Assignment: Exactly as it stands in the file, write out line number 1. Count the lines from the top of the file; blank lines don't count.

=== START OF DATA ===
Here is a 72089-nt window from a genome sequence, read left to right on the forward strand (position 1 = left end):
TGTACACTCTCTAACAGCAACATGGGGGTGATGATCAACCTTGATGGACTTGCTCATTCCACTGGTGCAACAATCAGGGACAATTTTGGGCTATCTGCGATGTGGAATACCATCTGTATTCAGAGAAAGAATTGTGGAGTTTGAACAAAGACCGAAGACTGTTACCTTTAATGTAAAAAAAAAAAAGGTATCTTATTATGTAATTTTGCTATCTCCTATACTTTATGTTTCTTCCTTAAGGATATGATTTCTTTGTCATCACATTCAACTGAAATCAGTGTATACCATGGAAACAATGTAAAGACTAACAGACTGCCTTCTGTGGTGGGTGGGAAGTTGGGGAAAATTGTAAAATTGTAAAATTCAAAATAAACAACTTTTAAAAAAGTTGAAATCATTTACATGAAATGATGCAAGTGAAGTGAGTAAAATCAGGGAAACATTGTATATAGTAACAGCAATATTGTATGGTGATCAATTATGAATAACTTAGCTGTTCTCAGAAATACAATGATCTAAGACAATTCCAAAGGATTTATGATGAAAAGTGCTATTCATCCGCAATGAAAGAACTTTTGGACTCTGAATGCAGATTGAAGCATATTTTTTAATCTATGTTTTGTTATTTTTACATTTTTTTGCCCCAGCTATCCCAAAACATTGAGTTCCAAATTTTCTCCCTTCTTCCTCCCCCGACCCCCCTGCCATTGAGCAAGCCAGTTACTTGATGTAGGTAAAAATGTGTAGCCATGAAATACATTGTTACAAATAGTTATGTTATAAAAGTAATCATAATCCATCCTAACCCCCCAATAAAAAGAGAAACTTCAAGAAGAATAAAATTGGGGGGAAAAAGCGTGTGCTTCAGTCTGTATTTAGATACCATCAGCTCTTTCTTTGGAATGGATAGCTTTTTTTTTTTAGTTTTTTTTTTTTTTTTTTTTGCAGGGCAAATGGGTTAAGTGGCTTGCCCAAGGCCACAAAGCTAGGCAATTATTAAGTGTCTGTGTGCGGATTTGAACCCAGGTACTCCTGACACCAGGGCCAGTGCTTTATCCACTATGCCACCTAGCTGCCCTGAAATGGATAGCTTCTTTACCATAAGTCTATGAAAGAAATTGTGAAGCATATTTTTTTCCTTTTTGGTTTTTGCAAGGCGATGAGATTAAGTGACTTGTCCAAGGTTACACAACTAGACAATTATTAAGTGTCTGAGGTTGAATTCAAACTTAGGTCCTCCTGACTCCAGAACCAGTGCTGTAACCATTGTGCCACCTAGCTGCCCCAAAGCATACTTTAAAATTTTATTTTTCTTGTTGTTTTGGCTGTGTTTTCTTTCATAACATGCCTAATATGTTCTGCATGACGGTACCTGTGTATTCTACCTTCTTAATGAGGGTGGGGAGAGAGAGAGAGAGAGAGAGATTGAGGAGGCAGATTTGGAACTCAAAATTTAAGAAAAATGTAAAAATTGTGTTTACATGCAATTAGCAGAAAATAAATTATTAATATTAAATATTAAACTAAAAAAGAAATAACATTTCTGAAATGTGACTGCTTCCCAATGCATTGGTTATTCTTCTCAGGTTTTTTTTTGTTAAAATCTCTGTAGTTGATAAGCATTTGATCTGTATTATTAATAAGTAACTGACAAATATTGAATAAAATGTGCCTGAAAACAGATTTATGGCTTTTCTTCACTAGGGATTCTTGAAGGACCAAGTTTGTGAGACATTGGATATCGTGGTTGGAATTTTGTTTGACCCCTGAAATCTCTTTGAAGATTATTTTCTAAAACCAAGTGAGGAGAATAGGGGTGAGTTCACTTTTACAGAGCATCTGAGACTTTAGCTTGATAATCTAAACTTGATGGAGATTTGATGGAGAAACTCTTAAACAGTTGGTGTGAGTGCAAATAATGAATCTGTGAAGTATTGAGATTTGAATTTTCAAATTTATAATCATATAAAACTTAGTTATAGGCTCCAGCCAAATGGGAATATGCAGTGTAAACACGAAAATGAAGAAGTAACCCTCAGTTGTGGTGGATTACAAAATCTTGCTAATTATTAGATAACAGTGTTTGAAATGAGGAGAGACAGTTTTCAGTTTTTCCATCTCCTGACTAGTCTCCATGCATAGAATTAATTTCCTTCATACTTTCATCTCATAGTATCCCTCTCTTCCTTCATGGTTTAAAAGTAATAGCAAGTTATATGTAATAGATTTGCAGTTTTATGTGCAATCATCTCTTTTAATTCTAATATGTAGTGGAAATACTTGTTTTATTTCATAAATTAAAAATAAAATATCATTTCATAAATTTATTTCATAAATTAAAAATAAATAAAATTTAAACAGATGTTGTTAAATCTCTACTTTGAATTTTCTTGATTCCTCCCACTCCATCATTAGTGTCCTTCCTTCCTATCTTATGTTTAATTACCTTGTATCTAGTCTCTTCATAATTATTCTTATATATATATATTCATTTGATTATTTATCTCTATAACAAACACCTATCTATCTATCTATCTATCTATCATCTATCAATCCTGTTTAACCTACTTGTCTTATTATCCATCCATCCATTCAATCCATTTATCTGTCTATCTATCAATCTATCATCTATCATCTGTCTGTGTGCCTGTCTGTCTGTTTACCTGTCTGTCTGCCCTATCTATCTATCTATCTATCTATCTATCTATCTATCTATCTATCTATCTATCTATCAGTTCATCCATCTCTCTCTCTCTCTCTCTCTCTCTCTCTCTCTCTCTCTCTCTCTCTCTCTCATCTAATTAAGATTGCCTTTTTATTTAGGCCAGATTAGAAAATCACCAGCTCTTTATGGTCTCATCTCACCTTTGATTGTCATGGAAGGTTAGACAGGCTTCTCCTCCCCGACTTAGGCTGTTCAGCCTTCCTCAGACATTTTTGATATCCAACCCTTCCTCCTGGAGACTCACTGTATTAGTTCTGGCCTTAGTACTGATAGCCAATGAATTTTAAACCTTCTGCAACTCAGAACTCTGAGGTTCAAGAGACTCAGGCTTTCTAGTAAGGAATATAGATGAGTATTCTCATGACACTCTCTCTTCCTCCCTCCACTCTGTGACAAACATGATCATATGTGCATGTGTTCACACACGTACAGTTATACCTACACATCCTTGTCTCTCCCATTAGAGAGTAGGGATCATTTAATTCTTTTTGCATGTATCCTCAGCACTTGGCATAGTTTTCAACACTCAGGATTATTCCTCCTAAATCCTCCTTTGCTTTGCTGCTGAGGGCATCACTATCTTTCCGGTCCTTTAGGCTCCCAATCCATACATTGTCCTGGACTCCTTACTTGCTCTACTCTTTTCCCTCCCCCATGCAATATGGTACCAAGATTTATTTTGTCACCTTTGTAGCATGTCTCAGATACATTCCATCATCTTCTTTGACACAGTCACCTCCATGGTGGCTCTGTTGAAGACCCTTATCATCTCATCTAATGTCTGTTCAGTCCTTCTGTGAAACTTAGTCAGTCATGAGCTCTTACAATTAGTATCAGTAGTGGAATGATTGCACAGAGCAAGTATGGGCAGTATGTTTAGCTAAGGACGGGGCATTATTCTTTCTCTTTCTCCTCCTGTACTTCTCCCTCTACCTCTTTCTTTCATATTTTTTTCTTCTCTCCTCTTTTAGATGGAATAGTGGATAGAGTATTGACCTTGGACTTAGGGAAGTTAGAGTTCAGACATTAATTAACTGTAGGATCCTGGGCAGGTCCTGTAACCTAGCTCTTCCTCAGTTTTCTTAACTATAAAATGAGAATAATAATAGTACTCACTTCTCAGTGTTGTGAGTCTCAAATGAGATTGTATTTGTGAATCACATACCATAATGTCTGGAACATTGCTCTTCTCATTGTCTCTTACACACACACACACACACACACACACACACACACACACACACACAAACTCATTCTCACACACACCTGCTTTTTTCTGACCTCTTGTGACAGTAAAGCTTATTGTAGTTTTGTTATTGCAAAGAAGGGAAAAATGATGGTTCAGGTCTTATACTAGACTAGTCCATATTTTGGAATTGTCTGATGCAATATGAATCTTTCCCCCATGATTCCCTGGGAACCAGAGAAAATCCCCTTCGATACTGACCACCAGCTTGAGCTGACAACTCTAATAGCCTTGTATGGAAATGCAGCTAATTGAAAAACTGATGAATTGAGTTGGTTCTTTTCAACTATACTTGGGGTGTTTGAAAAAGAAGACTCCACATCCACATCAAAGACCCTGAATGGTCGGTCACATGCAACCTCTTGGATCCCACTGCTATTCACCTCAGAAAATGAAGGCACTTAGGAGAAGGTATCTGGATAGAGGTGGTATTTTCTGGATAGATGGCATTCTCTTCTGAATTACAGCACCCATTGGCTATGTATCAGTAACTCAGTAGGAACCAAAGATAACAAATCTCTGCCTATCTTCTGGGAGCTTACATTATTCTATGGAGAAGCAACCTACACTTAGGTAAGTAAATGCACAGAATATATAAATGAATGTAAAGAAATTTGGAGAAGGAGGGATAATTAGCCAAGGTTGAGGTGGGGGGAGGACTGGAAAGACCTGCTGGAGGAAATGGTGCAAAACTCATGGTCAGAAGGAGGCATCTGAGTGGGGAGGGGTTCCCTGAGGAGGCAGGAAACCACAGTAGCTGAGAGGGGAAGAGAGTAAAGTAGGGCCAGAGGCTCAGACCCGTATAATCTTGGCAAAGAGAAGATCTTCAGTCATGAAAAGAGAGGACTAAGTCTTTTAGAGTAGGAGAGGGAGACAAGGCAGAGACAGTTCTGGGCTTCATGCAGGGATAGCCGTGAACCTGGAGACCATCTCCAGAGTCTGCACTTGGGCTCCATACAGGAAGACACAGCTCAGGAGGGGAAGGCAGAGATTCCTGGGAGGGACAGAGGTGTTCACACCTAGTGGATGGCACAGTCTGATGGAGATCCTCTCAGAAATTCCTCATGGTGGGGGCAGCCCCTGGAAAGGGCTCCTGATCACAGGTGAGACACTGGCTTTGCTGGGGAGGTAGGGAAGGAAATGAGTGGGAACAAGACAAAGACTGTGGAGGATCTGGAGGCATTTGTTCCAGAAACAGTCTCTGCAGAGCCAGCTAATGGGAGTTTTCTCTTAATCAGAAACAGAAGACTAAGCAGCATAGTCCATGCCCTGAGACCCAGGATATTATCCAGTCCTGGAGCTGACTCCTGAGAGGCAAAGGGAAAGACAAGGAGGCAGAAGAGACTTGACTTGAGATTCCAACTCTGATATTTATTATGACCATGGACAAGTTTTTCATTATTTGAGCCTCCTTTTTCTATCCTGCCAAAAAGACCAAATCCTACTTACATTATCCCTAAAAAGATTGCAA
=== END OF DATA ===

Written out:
Here is a 72089-nt window from a genome sequence, read left to right on the forward strand (position 1 = left end):